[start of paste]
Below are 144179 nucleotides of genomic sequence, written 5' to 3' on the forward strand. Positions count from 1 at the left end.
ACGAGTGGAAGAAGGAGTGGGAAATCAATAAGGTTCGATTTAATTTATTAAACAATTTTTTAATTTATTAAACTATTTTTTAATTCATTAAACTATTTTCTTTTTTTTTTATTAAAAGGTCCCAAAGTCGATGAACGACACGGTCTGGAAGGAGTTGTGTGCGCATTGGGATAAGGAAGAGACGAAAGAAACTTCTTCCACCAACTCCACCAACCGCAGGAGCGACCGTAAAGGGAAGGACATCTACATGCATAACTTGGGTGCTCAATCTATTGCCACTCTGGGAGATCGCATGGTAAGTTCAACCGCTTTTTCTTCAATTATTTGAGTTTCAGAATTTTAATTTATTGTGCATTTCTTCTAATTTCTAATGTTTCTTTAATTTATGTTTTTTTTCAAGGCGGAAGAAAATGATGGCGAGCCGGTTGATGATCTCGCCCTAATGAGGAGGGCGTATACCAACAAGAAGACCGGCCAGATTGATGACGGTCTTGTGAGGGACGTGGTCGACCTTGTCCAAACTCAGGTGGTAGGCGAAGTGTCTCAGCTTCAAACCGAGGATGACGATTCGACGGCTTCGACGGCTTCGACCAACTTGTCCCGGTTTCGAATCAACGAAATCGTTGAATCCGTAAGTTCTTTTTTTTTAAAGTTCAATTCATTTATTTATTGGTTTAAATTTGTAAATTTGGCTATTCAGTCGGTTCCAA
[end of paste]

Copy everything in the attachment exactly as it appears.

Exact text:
Below are 144179 nucleotides of genomic sequence, written 5' to 3' on the forward strand. Positions count from 1 at the left end.
ACGAGTGGAAGAAGGAGTGGGAAATCAATAAGGTTCGATTTAATTTATTAAACAATTTTTTAATTTATTAAACTATTTTTTAATTCATTAAACTATTTTCTTTTTTTTTTATTAAAAGGTCCCAAAGTCGATGAACGACACGGTCTGGAAGGAGTTGTGTGCGCATTGGGATAAGGAAGAGACGAAAGAAACTTCTTCCACCAACTCCACCAACCGCAGGAGCGACCGTAAAGGGAAGGACATCTACATGCATAACTTGGGTGCTCAATCTATTGCCACTCTGGGAGATCGCATGGTAAGTTCAACCGCTTTTTCTTCAATTATTTGAGTTTCAGAATTTTAATTTATTGTGCATTTCTTCTAATTTCTAATGTTTCTTTAATTTATGTTTTTTTTCAAGGCGGAAGAAAATGATGGCGAGCCGGTTGATGATCTCGCCCTAATGAGGAGGGCGTATACCAACAAGAAGACCGGCCAGATTGATGACGGTCTTGTGAGGGACGTGGTCGACCTTGTCCAAACTCAGGTGGTAGGCGAAGTGTCTCAGCTTCAAACCGAGGATGACGATTCGACGGCTTCGACGGCTTCGACCAACTTGTCCCGGTTTCGAATCAACGAAATCGTTGAATCCGTAAGTTCTTTTTTTTTAAAGTTCAATTCATTTATTTATTGGTTTAAATTTGTAAATTTGGCTATTCAGTCGGTTCCAA